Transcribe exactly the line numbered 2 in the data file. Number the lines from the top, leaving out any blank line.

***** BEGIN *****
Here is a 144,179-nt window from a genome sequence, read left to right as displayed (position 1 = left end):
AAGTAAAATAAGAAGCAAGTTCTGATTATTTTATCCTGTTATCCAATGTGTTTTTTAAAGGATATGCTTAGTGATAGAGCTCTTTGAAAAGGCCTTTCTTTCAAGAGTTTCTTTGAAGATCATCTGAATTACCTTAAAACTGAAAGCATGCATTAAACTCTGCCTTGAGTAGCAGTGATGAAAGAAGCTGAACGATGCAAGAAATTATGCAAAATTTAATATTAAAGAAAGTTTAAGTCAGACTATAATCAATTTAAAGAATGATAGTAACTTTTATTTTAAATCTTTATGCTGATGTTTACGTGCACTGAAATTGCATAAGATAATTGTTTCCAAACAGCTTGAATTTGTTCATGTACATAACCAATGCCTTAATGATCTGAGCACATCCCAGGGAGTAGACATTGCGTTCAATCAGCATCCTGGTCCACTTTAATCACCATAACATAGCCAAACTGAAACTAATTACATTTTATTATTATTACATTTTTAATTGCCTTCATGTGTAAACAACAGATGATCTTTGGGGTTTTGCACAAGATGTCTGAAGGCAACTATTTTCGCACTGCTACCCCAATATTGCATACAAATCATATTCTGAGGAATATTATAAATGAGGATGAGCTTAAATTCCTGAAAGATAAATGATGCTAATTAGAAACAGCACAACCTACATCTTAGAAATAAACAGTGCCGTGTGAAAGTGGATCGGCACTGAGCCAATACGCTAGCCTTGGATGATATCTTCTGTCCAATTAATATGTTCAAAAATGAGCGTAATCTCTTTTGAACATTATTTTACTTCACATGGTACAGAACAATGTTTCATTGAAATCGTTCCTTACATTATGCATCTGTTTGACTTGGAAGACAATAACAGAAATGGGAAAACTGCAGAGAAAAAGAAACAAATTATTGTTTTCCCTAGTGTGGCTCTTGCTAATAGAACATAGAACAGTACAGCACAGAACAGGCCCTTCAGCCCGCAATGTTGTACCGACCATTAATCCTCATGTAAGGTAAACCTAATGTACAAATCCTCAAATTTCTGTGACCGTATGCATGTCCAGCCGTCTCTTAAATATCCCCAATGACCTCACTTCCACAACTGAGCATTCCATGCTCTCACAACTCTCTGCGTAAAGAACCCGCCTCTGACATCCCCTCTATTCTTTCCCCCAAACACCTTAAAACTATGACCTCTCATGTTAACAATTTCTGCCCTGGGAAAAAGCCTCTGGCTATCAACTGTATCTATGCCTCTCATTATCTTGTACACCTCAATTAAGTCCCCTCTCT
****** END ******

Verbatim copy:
AAGTAAAATAAGAAGCAAGTTCTGATTATTTTATCCTGTTATCCAATGTGTTTTTTAAAGGATATGCTTAGTGATAGAGCTCTTTGAAAAGGCCTTTCTTTCAAGAGTTTCTTTGAAGATCATCTGAATTACCTTAAAACTGAAAGCATGCATTAAACTCTGCCTTGAGTAGCAGTGATGAAAGAAGCTGAACGATGCAAGAAATTATGCAAAATTTAATATTAAAGAAAGTTTAAGTCAGACTATAATCAATTTAAAGAATGATAGTAACTTTTATTTTAAATCTTTATGCTGATGTTTACGTGCACTGAAATTGCATAAGATAATTGTTTCCAAACAGCTTGAATTTGTTCATGTACATAACCAATGCCTTAATGATCTGAGCACATCCCAGGGAGTAGACATTGCGTTCAATCAGCATCCTGGTCCACTTTAATCACCATAACATAGCCAAACTGAAACTAATTACATTTTATTATTATTACATTTTTAATTGCCTTCATGTGTAAACAACAGATGATCTTTGGGGTTTTGCACAAGATGTCTGAAGGCAACTATTTTCGCACTGCTACCCCAATATTGCATACAAATCATATTCTGAGGAATATTATAAATGAGGATGAGCTTAAATTCCTGAAAGATAAATGATGCTAATTAGAAACAGCACAACCTACATCTTAGAAATAAACAGTGCCGTGTGAAAGTGGATCGGCACTGAGCCAATACGCTAGCCTTGGATGATATCTTCTGTCCAATTAATATGTTCAAAAATGAGCGTAATCTCTTTTGAACATTATTTTACTTCACATGGTACAGAACAATGTTTCATTGAAATCGTTCCTTACATTATGCATCTGTTTGACTTGGAAGACAATAACAGAAATGGGAAAACTGCAGAGAAAAAGAAACAAATTATTGTTTTCCCTAGTGTGGCTCTTGCTAATAGAACATAGAACAGTACAGCACAGAACAGGCCCTTCAGCCCGCAATGTTGTACCGACCATTAATCCTCATGTAAGGTAAACCTAATGTACAAATCCTCAAATTTCTGTGACCGTATGCATGTCCAGCCGTCTCTTAAATATCCCCAATGACCTCACTTCCACAACTGAGCATTCCATGCTCTCACAACTCTCTGCGTAAAGAACCCGCCTCTGACATCCCCTCTATTCTTTCCCCCAAACACCTTAAAACTATGACCTCTCATGTTAACAATTTCTGCCCTGGGAAAAAGCCTCTGGCTATCAACTGTATCTATGCCTCTCATTATCTTGTACACCTCAATTAAGTCCCCTCTCT